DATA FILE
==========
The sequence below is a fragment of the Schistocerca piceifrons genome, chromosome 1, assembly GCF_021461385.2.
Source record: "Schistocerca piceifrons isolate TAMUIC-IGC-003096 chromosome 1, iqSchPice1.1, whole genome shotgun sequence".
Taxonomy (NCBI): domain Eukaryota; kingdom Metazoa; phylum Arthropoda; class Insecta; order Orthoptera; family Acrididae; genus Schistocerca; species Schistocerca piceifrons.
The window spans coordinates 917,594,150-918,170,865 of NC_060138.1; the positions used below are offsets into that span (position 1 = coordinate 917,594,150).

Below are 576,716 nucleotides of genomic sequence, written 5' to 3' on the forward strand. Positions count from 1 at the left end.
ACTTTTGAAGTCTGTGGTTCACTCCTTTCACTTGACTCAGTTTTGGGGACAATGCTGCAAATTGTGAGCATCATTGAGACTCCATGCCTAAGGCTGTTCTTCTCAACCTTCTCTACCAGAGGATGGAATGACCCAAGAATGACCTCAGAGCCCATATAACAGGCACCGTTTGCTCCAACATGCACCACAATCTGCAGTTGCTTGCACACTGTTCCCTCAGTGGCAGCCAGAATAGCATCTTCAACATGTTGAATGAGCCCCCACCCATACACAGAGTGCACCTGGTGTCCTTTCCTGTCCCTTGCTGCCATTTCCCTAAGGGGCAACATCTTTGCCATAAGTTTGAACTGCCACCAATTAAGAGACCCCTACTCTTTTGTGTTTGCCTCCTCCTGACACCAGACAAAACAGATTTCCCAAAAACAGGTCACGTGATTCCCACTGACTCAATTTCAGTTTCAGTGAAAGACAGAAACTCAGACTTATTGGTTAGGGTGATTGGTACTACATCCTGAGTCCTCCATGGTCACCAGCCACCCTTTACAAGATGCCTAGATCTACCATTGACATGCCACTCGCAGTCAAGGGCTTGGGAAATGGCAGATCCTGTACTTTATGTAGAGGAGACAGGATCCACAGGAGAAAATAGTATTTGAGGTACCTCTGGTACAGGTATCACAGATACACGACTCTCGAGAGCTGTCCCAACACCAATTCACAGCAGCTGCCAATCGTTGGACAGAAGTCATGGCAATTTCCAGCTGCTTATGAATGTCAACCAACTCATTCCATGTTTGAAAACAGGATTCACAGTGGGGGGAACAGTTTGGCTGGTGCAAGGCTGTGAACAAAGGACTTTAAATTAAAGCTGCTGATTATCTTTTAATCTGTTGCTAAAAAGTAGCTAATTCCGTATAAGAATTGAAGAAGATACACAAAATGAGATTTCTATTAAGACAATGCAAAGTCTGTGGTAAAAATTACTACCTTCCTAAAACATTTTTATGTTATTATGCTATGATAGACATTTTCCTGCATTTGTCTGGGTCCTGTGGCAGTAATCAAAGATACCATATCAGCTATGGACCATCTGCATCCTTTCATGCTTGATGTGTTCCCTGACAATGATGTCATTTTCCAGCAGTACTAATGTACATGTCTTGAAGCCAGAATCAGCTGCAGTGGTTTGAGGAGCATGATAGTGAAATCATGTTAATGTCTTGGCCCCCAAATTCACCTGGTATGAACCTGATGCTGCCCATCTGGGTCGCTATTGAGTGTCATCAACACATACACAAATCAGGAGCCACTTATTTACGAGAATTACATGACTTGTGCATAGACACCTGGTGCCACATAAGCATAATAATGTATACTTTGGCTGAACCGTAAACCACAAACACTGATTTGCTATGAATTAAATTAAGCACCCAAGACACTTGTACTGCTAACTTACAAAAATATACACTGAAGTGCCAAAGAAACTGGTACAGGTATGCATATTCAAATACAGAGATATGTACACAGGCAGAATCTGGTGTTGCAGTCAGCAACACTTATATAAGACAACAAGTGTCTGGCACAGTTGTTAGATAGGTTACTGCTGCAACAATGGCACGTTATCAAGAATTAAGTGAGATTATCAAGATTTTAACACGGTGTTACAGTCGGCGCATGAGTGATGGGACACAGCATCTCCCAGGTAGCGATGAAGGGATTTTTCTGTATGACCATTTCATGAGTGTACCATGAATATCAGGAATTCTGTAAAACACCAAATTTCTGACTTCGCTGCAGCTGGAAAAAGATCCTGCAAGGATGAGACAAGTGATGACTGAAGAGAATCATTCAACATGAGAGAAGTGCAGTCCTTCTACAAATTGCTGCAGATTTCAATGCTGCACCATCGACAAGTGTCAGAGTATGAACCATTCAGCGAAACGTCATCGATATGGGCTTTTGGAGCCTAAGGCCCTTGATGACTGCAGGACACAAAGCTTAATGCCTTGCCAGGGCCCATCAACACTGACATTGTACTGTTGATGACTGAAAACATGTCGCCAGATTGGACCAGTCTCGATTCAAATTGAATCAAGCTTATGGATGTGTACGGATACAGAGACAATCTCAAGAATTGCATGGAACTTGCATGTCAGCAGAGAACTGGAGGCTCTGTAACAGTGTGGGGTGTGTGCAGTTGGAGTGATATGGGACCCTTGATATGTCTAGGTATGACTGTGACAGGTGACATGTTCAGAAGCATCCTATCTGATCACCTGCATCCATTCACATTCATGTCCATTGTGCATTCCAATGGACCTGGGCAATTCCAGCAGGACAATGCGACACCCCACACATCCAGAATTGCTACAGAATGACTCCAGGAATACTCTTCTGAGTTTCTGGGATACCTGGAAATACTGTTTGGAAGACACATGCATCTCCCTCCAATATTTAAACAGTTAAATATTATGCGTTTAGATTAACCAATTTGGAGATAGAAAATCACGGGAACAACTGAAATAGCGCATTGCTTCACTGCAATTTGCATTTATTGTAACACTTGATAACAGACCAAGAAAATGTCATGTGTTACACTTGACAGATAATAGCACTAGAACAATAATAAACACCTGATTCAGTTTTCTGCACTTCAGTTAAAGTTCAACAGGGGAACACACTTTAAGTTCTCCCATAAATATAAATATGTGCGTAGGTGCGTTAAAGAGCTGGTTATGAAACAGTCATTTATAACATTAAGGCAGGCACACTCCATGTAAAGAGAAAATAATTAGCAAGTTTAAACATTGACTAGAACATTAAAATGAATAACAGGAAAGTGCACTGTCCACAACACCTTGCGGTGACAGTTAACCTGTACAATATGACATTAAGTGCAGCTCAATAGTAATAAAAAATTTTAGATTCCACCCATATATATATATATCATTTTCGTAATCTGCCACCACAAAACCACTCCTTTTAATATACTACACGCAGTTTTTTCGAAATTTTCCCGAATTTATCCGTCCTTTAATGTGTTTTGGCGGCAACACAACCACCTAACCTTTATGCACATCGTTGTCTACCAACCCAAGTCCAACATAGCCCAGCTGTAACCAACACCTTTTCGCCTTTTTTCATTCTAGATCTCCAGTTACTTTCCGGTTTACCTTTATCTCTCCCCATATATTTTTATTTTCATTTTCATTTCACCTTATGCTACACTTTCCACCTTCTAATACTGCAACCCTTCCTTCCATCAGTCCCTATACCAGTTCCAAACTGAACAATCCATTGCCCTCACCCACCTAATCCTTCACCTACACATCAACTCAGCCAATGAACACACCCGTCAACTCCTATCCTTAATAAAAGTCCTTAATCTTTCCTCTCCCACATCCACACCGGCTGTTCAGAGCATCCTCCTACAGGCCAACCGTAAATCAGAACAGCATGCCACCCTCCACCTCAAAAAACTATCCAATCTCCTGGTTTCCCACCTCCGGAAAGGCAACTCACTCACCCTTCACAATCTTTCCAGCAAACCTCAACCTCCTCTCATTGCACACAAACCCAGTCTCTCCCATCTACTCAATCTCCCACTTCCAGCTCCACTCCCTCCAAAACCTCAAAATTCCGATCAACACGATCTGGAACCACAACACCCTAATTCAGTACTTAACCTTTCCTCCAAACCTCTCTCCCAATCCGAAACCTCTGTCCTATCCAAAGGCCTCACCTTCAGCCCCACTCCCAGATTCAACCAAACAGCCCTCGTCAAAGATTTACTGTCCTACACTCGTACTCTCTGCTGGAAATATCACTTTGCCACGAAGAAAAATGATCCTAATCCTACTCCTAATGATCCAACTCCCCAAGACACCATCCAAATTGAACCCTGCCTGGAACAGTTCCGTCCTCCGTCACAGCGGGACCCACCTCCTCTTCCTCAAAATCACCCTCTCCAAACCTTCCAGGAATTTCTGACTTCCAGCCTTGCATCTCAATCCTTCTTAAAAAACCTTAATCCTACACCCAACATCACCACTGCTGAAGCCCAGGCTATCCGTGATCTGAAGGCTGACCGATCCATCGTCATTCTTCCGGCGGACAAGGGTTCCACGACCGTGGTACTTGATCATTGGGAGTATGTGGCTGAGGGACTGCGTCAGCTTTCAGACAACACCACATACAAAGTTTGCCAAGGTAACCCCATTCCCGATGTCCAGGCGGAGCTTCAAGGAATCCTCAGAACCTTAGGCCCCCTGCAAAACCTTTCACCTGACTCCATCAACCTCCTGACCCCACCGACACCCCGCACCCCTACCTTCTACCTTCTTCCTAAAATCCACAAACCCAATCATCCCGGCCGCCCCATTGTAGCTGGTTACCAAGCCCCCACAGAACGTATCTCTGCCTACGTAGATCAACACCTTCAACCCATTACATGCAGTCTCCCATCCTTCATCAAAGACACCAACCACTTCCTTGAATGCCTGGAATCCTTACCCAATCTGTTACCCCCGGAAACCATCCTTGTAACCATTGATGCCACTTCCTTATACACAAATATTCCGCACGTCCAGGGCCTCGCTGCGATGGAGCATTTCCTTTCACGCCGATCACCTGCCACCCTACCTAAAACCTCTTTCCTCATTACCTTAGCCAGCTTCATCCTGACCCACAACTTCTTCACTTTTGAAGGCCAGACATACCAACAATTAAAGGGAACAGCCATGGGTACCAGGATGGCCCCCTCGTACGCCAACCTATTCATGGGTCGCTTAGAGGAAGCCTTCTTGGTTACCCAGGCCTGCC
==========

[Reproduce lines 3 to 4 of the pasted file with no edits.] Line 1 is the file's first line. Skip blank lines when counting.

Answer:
Taxonomy (NCBI): domain Eukaryota; kingdom Metazoa; phylum Arthropoda; class Insecta; order Orthoptera; family Acrididae; genus Schistocerca; species Schistocerca piceifrons.
The window spans coordinates 917,594,150-918,170,865 of NC_060138.1; the positions used below are offsets into that span (position 1 = coordinate 917,594,150).